The Justice Department (DOJ) announced it is suing King County, Washington, over an executive order designed to block Immigration and Customs Enforcement (ICE) operations at a key international airport in the county.
The DOJ asserts King County Executive Dow Constantine issued the order with the “purpose and intended effect of prohibiting” ICE contractors from transporting detainees around or out of the United States from King County International Airport, also known as Boeing Field.
Under the E.O., King County officials are directed to “ensure that all future leases, operating permits, and other authorizations for commercial activity at King County International Airport contain a prohibition against providing aeronautical or non-aeronautical services to enterprises engaged in the business of deporting immigration detainees (except for federal government aircraft), to the maximum extent permitted by applicable law.”
Following the issuance of the E.O., “the company providing fixed-based operator (FBO) services (fueling, aircraft maintenance, and similar services) to ICE’s contractor at Boeing Field informed the contractor that it would no longer service its flights, and no other FBO agreed to assist the contractor,” the DOJ explains.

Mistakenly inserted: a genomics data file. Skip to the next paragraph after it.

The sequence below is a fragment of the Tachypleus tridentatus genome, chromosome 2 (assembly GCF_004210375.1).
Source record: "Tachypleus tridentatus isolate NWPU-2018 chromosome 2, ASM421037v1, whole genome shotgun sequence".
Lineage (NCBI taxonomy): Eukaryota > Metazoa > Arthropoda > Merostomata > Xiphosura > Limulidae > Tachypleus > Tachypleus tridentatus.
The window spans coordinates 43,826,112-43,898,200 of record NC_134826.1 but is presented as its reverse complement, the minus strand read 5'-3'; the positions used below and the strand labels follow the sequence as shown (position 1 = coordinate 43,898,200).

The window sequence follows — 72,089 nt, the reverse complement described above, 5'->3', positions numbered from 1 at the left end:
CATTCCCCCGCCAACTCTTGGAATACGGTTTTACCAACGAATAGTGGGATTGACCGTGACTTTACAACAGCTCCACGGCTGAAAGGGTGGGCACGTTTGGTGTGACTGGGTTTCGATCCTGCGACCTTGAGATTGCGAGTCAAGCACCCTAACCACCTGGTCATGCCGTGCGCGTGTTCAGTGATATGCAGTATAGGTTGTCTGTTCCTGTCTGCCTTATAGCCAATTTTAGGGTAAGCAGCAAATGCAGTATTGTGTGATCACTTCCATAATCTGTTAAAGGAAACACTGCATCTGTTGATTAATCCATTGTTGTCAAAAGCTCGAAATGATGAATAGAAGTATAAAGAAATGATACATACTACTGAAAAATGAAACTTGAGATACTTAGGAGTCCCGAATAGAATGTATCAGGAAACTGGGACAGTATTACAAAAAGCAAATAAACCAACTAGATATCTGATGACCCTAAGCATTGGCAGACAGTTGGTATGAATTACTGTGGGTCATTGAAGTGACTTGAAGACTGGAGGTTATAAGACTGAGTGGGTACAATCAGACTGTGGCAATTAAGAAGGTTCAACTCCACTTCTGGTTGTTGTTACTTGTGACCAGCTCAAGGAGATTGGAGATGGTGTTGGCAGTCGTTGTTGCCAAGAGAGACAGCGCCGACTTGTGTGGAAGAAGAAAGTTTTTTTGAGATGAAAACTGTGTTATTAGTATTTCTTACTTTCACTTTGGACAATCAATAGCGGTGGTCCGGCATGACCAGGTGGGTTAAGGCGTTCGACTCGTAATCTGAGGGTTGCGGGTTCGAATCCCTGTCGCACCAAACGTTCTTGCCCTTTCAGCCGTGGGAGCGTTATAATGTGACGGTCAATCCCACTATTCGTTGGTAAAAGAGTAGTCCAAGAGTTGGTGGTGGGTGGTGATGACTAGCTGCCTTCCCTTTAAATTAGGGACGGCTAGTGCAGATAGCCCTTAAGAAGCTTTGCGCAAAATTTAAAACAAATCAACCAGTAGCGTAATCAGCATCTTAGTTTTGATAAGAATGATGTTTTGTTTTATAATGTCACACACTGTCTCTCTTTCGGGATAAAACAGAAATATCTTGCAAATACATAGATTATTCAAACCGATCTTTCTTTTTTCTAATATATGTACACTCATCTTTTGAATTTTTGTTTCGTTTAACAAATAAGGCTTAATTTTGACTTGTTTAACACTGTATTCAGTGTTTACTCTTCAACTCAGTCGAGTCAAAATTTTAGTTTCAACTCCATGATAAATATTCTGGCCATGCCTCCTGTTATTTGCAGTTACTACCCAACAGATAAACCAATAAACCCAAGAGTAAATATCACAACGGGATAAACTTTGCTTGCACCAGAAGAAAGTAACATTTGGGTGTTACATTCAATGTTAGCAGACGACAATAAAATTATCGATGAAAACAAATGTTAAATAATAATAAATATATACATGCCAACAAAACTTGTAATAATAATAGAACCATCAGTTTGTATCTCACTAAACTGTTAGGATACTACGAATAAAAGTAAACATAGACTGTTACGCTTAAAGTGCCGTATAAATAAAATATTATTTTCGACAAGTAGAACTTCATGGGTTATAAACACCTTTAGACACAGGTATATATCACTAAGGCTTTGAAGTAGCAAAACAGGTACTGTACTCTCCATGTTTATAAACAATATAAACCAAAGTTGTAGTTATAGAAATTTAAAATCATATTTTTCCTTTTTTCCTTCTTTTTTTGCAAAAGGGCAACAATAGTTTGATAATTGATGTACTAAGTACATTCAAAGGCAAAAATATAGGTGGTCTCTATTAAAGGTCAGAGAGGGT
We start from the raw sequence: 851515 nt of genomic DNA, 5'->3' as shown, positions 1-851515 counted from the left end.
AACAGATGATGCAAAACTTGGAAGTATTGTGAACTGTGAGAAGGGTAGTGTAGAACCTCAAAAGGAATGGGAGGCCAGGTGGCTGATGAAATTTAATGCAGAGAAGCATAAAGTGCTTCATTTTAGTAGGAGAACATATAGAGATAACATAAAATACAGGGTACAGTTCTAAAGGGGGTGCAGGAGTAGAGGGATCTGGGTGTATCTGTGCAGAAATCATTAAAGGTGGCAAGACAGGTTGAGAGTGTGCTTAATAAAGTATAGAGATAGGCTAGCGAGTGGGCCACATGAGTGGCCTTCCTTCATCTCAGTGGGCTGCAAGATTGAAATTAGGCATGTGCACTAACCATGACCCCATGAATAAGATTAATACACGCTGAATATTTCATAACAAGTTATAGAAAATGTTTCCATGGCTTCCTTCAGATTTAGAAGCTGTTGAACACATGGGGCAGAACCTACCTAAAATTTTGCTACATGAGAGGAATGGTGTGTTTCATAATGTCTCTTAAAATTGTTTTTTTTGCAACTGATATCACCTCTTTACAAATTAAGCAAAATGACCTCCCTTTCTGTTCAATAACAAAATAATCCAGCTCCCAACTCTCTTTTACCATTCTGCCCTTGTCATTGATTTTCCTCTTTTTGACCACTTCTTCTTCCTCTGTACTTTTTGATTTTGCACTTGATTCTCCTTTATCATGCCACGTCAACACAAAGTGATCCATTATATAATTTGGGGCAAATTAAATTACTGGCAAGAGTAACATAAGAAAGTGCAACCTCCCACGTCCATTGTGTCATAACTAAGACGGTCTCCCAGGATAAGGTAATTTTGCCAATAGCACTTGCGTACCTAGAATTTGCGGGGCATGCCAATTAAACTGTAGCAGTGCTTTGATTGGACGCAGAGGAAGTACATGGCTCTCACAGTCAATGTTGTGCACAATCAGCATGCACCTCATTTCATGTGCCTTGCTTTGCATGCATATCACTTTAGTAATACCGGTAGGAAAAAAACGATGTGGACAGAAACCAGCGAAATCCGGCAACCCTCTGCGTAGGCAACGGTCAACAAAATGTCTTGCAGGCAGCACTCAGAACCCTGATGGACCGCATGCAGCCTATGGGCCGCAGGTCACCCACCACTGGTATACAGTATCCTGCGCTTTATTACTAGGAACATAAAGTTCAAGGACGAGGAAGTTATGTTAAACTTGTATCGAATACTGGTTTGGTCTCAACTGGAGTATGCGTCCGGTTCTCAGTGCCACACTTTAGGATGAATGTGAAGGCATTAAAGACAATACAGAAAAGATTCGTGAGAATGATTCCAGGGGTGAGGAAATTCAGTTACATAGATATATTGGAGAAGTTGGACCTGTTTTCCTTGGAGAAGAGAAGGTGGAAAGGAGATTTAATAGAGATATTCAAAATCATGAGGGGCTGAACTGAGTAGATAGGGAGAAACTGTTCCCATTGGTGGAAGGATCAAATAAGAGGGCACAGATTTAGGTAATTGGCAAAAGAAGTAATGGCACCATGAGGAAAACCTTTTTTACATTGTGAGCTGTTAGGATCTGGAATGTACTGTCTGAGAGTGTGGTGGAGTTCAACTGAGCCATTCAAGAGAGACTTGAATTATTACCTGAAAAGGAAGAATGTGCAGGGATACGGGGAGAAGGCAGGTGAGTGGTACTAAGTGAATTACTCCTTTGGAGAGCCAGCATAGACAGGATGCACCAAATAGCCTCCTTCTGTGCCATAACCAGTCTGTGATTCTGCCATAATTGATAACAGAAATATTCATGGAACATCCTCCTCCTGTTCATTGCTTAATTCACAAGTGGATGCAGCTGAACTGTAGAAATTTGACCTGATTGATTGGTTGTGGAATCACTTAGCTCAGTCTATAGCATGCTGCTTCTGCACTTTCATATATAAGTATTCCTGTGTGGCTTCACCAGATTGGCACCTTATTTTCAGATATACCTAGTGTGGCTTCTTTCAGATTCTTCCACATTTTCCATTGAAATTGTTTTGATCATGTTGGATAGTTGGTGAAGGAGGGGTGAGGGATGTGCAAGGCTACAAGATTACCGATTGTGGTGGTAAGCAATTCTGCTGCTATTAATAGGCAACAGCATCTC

Justice Department Sues King County, Washington, and King County Executive for Prohibiting U.S. Immigrations and Custom Enforcement Contractors From Using King County International Airport https://t.co/1e43R0q2Pm
— Justice Department (@TheJusticeDept) February 10, 2020
The ICE contractor was reportedly denied FBO services by other companies in the Seattle-Tacoma metro region, and was ultimately forced to move operations 150 miles away to an airport in Yakima.
“This has created significant operational difficulties and additional costs for ICE due to: (1) the increased costs of flying in and out of Yakima’s airport, (2) the road conditions between Yakima and Tacoma, which often make transportation of detainees difficult, and (3) the inability to house detainees in or near Yakima in the event of delays or inclement weather,” the DOJ says.
The Justice Department is challenging the E.O. on the grounds that it is “unlawful under the Supremacy Clause of the U.S. Constitution because the Order obstructs and burdens federal activities, discriminates against federal contractors, and is expressly preempted by the federal Airline Deregulation Act, which prohibits localities such as King County from enacting or enforcing laws or regulations that relate to prices, routes, or services of air carriers.”
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